This week we’ve witnessed another murderous truck attack and a political assassination. We’re surrounded by violence. Orlando. Nice. Tel Aviv. Innocents dead at the hand of terror, at the hand of complacency and silence.
In Saint-Étienne-du-Rouvray, France, this summer, a priest was murdered in his church. His name was Fr. Jacques Hamel. He was 84-years-old. His death made world news in an instant. It faded from the news just as fast. There were so many other terror attacks. Larger attacks. More than one dead.
The list of terror attacks maintained on Wikipedia is astounding. Hundreds dead each month all over the world. One and one and one. The Talmud says that saving a life is equal to saving the world; taking a life is the equivalent of destroying the world. One is everything.
One is Everything: A Meditation on Numbers and Terror
Orlando, 16 June 2016, 49 souls
Kabul, 23 July 2016, 80 souls
Nice, 14 July 2016, 84 souls
Baghdad, 3 July 2016, 325+ souls
Dallas, 7 July 2016, 5 souls
Tel Aviv, 3 July 2016, 4 souls
Rouen, 26 July 2016, 1 soul
One soul. A priest, in a church.
Just one soul and the world moves on.
We are shocked by the scale of terror.
The 49 and the 84 and the 325
With a plus sign next to it because, well,
It’s just tough to get an accurate count
In so much death.
One is everything.
Each one a human.
Each one a life.
One is enough to cry out to heaven.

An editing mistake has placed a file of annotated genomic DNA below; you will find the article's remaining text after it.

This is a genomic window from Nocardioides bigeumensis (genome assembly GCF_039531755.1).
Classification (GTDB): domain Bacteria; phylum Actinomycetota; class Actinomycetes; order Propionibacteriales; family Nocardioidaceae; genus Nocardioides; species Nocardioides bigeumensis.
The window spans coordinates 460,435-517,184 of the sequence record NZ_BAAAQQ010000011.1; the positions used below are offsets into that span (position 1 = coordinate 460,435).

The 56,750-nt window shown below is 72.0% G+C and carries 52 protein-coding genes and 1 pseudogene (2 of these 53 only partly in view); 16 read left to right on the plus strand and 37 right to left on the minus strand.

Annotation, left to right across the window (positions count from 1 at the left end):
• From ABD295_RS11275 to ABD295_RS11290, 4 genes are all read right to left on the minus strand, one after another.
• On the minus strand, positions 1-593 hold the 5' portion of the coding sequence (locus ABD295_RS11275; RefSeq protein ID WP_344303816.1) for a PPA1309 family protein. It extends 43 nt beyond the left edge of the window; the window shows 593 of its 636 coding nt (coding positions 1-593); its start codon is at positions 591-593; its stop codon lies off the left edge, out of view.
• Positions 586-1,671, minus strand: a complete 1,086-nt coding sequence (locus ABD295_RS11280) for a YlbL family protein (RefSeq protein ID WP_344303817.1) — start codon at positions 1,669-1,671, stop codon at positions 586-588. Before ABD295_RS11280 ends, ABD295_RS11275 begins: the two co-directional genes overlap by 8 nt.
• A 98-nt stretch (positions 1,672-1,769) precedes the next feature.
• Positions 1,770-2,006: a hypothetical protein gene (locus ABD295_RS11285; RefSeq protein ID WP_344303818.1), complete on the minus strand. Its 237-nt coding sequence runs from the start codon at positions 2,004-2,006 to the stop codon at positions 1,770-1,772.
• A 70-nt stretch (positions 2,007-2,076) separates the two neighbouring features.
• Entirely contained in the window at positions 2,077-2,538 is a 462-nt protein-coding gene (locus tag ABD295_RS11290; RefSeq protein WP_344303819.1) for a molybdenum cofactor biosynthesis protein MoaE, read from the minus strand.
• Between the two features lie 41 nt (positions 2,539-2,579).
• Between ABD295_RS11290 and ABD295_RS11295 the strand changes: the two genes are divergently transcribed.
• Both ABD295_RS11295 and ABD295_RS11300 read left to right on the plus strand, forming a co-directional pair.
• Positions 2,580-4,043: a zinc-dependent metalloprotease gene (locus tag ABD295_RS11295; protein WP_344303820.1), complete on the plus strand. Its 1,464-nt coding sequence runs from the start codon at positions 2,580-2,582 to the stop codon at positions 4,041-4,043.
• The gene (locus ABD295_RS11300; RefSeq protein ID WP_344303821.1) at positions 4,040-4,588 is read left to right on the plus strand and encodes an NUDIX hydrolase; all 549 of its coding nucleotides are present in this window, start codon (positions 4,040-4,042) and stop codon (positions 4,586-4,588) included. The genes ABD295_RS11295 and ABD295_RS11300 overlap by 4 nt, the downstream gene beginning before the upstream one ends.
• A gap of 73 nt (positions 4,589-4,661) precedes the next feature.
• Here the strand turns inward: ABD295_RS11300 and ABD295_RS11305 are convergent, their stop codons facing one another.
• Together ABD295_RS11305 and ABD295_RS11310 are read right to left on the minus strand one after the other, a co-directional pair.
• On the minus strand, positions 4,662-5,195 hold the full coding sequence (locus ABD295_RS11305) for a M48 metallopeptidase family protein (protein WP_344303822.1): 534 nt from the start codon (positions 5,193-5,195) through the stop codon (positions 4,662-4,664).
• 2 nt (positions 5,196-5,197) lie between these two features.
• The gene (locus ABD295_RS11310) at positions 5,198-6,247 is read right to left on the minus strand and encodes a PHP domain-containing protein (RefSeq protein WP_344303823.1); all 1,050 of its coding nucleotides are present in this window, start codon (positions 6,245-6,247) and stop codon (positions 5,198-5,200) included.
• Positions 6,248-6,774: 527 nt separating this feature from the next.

When we count the scope of terror,
The range of death,
The injured and the wounded,
The witness and the bystander,
The first responder and the families.
One is 100 witnesses.
One is 1,000 mourners.
One is 10,000 traumas.
One is a soul G-d sent to this earth.
One is everything.
A priest doing holy work.
A boy studying Torah.
A girl sleeping in her bed.
One soul. One heartbeat.
One more, too soon.
G-d of Consolation,
Every soul is Yours,
A world, unique and holy.
Let Your peace reign quickly among us.
Let violence, hatred and terror vanish.
Let Your comfort descend from heaven,
And let the righteous rest in peace.
© 2016 Alden Solovy and tobendlight.com. All rights reserved.
Postscript: This is a modified version of an essay that first appeared on RitualWell. See also a prayer “To the Terrorist,” which is part of my “Liturgy after Terror Attacks,” originally written for my “Liturgy for 9-11.”
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Photo Source: WikiMedia Commons